After last Friday’s blog about putting a table saw blade on backward, I heard from a few other folks that I’m not alone. Not that they’d admit it publicly, of course.
You’ll notice that no one posted a public comment on that blog to the effect, “Yepper, A.J., I’ve done that before myself. Boy did I feel like a maroon! Yuk-Yuk!” On the other hand, I received a few private e-mails that pretty much said exactly that, although there were some variations in the usage of the word “Yepper.” The incident of the backward blade was truly something that could happen to anyone… as long as, publicly speaking, that anyone was someone else.
It got me to thinking that we woodworkers do a lot of things in the shop we’d just as soon be kept secret and not made public. For example, I could – but won’t – name a few well-known woodworkers who never use the guard on their table saw. Ever. At least one even admitted that he simply threw his out.
I may as well admit now (since I’ve already discussed this topic several times in these blogs) that on occasion I – gasp! – don’t use the guard on my table saw. Sometimes, because I’m a writer and do all my own photography, it’s necessary for photographic reasons. Other times, depending on the cut I’m making I’ve found that the guard so adversely affects my vision as to make its use for the cut more, rather than less, dangerous. You can bet, though, that anytime that guard is off the machine that I am very, very aware of the fact, and increase my level of vigilance and care in using the saw by a factor of about a hundred or so.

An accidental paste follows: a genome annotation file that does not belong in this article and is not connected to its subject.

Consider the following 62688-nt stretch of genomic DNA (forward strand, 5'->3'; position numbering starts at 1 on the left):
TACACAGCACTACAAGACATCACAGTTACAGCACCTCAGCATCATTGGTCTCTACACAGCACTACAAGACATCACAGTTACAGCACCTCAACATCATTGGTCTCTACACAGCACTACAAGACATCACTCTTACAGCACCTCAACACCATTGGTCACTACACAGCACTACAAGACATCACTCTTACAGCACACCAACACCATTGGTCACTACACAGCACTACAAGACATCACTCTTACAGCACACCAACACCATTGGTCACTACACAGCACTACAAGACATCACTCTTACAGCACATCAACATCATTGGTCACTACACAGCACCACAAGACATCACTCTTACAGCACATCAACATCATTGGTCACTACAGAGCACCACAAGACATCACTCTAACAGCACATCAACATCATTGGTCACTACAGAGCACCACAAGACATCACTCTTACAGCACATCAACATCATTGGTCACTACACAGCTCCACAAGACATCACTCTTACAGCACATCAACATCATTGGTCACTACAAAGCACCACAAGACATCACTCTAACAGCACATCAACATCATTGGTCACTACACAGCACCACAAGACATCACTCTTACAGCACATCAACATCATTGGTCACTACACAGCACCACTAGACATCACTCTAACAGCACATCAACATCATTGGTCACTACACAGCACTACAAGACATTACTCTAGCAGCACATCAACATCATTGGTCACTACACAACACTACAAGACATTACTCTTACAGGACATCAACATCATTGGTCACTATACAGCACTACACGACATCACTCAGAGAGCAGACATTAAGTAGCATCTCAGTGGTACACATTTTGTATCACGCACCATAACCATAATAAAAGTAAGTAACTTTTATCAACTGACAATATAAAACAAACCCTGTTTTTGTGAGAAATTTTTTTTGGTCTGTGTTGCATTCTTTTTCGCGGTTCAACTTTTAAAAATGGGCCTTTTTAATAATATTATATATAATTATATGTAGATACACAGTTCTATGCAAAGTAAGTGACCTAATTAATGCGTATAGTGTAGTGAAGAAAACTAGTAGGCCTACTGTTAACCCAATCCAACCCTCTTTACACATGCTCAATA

OK, so there’s my dirty little secret and I’m publicly sharing it with you. But as you can see, I have a very good reason why I do. And since you guys are serious woodworkers, I can share it with you and know that you understand (if not agree with) my reasoning.
But would I mention this to anyone else? Nope, I’d just keep it secret.
I’m betting you have a few secrets just like this.
Till next time,